Bacteria Community Assessment
In a recent study, researchers found that microbial community diversity within streams in Southern California was related to pollution and surrounding land use (Ibekwe et al., 2016). Generally speaking, their results suggested that microbial community diversity decreases with
increasing pollution levels and urbanization (Ibekwe et al., 2016). If this trend is also true for the Milwaukee River Basin, microbial community diversity could be used as a novel parameter to help evaluate the water quality of streams and rivers.
Though previously a difficult parameter to measure, recent advances in technology have improved our ability to analyze microbial communities. This is largely due to the development of Next Generation Sequencing (NGS) technology, such as the Illumina MiSeq. Unlike traditional genetic approaches that focus on identifying a single bacteria group (such as qPCR), NGS technology can analyze a huge amount of DNA, allowing for the simultaneous identification of all major groups of bacteria within a single sample. The subsequent data can then be used to calculate microbial community diversity.
The goal of this study is to determine whether microbial community diversity in streams within the Milwaukee River Basin can be explained by water quality parameters and surrounding land use. This will help to assess whether this type of bacteria data could be used as an indicator of overall water quality in future environmental monitoring. Furthermore, we will also use this data to assess if any traditional water quality parameters help shape microbial communities in streams. Finally, this data will be used to detect spatial trends in bacterial groups, if any, with a specific focus on fecal-associated bacteria. Fecal bacteria could be an indicator of illicit discharges or failing infrastructure that could be addressed to improve stream water quality.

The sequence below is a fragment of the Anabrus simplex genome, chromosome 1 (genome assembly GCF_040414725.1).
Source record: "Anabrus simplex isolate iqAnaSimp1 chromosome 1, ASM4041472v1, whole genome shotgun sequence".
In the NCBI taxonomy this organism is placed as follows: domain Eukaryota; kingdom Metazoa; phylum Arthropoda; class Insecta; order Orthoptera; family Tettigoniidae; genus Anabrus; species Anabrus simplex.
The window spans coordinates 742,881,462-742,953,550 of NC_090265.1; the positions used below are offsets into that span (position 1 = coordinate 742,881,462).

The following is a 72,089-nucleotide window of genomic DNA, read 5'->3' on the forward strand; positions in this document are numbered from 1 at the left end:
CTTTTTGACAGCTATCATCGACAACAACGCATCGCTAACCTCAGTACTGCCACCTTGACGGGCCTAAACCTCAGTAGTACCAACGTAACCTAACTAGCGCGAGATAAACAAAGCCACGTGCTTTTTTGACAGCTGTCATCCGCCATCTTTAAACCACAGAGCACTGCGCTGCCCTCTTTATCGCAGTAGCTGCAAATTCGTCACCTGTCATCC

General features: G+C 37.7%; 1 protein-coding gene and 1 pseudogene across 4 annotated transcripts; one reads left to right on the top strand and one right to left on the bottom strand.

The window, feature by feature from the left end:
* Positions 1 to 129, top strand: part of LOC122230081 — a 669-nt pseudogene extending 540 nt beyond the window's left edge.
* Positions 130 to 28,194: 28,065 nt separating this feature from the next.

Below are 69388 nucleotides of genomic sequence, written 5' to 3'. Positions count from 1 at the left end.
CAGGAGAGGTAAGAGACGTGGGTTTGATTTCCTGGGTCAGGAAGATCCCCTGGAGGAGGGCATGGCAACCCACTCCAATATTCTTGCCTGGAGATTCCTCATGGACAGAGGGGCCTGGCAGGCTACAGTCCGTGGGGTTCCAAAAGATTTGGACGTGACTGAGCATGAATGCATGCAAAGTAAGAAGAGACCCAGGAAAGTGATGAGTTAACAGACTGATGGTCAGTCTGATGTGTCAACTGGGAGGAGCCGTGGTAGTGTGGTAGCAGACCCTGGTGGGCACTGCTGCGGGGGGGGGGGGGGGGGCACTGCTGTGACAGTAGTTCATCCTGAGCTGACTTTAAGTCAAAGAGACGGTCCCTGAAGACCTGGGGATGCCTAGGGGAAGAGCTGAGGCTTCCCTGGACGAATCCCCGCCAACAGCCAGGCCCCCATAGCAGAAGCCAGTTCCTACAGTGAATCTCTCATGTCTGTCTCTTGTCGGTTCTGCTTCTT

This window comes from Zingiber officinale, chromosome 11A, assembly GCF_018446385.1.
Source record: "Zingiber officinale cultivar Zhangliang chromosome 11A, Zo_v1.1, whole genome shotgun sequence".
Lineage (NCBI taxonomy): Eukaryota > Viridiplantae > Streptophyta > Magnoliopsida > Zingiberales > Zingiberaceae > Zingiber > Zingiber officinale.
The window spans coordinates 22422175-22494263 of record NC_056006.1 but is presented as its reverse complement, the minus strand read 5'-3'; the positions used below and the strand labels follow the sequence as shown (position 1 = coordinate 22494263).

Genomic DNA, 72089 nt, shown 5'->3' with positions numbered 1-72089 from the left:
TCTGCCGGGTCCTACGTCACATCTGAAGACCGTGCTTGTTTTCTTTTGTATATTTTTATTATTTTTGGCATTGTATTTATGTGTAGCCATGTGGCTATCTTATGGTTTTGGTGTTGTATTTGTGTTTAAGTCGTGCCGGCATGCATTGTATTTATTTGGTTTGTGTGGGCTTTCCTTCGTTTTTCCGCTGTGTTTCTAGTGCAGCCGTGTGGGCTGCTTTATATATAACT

Objective 1: Assess the functionality of using microbial community diversity as a water quality indicator.
1a). Is there a difference between bacterial community diversity in streams with “good” versus “impacted” water quality?
1b). Is microbial community diversity related to the surrounding land use at different stream sites?
Objective 2: Assess which traditional water quality parameters help shape the microbial community in streams.
2a). Which traditional water quality parameters correlate with microbial community diversity in streams?
Objective 3: Determine if spatial trends exist in fecal-associated bacteria throughout the Milwaukee River Basin.
Sixteen sites were selected throughout the Milwaukee River Basin. All sixteen stations are relatively similar in size, favoring smaller tributary stations compared to the larger main rive branches with larger water volume. To help answer question 1a., stations were defined as either “good” or “impacted” using all available dissolved oxygen (DO) data collected from the last ten years. Sites that exhibit chronically low DO over several years were defined as “impacted”, while sites with relatively high DO were defined as good. Eight of the total sixteen sites that were selected have “impacted” water quality while the remaining eight have “good” water quality.
The second consideration that was taken into account while selecting sites was their surrounding land use. In general, the Milwaukee River Basin has a south to north gradient of urban to rural land use. Eight of the total sixteen stations selected are within the southern urban half of the basin, while the remaining eight are found within the northern rural half of the basin.
Thanks to our amazing project partners!
Thanks to our funders for their generous support of this program!